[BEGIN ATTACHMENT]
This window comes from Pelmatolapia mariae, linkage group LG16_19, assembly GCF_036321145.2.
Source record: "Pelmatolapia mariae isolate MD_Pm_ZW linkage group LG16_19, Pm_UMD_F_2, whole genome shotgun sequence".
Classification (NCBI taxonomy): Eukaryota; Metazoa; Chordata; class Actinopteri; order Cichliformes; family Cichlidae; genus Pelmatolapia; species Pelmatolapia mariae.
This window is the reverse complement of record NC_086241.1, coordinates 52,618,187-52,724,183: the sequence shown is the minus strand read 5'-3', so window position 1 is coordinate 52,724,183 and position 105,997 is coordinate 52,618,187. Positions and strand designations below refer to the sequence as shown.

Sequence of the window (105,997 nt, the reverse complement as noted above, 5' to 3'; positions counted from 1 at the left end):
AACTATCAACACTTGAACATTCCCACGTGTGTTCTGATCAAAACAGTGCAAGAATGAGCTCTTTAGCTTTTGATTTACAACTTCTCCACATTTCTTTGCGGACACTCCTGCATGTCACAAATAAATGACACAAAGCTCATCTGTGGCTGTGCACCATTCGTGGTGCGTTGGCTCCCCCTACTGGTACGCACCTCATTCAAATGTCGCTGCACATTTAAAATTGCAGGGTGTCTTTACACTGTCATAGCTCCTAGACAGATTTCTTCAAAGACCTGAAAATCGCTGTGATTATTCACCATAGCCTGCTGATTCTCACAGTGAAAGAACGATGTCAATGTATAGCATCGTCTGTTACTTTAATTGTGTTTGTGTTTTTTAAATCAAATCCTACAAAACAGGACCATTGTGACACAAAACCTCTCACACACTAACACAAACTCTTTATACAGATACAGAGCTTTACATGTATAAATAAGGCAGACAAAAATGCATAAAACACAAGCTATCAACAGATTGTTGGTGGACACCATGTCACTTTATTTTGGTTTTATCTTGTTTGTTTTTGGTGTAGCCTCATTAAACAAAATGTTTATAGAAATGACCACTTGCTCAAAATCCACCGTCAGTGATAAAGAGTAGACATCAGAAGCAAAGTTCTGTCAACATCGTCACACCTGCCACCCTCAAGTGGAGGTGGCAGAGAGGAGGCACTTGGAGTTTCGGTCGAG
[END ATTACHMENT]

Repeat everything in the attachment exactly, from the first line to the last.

This window comes from Pelmatolapia mariae, linkage group LG16_19, assembly GCF_036321145.2.
Source record: "Pelmatolapia mariae isolate MD_Pm_ZW linkage group LG16_19, Pm_UMD_F_2, whole genome shotgun sequence".
Classification (NCBI taxonomy): Eukaryota; Metazoa; Chordata; class Actinopteri; order Cichliformes; family Cichlidae; genus Pelmatolapia; species Pelmatolapia mariae.
This window is the reverse complement of record NC_086241.1, coordinates 52,618,187-52,724,183: the sequence shown is the minus strand read 5'-3', so window position 1 is coordinate 52,724,183 and position 105,997 is coordinate 52,618,187. Positions and strand designations below refer to the sequence as shown.

Sequence of the window (105,997 nt, the reverse complement as noted above, 5' to 3'; positions counted from 1 at the left end):
AACTATCAACACTTGAACATTCCCACGTGTGTTCTGATCAAAACAGTGCAAGAATGAGCTCTTTAGCTTTTGATTTACAACTTCTCCACATTTCTTTGCGGACACTCCTGCATGTCACAAATAAATGACACAAAGCTCATCTGTGGCTGTGCACCATTCGTGGTGCGTTGGCTCCCCCTACTGGTACGCACCTCATTCAAATGTCGCTGCACATTTAAAATTGCAGGGTGTCTTTACACTGTCATAGCTCCTAGACAGATTTCTTCAAAGACCTGAAAATCGCTGTGATTATTCACCATAGCCTGCTGATTCTCACAGTGAAAGAACGATGTCAATGTATAGCATCGTCTGTTACTTTAATTGTGTTTGTGTTTTTTAAATCAAATCCTACAAAACAGGACCATTGTGACACAAAACCTCTCACACACTAACACAAACTCTTTATACAGATACAGAGCTTTACATGTATAAATAAGGCAGACAAAAATGCATAAAACACAAGCTATCAACAGATTGTTGGTGGACACCATGTCACTTTATTTTGGTTTTATCTTGTTTGTTTTTGGTGTAGCCTCATTAAACAAAATGTTTATAGAAATGACCACTTGCTCAAAATCCACCGTCAGTGATAAAGAGTAGACATCAGAAGCAAAGTTCTGTCAACATCGTCACACCTGCCACCCTCAAGTGGAGGTGGCAGAGAGGAGGCACTTGGAGTTTCGGTCGAG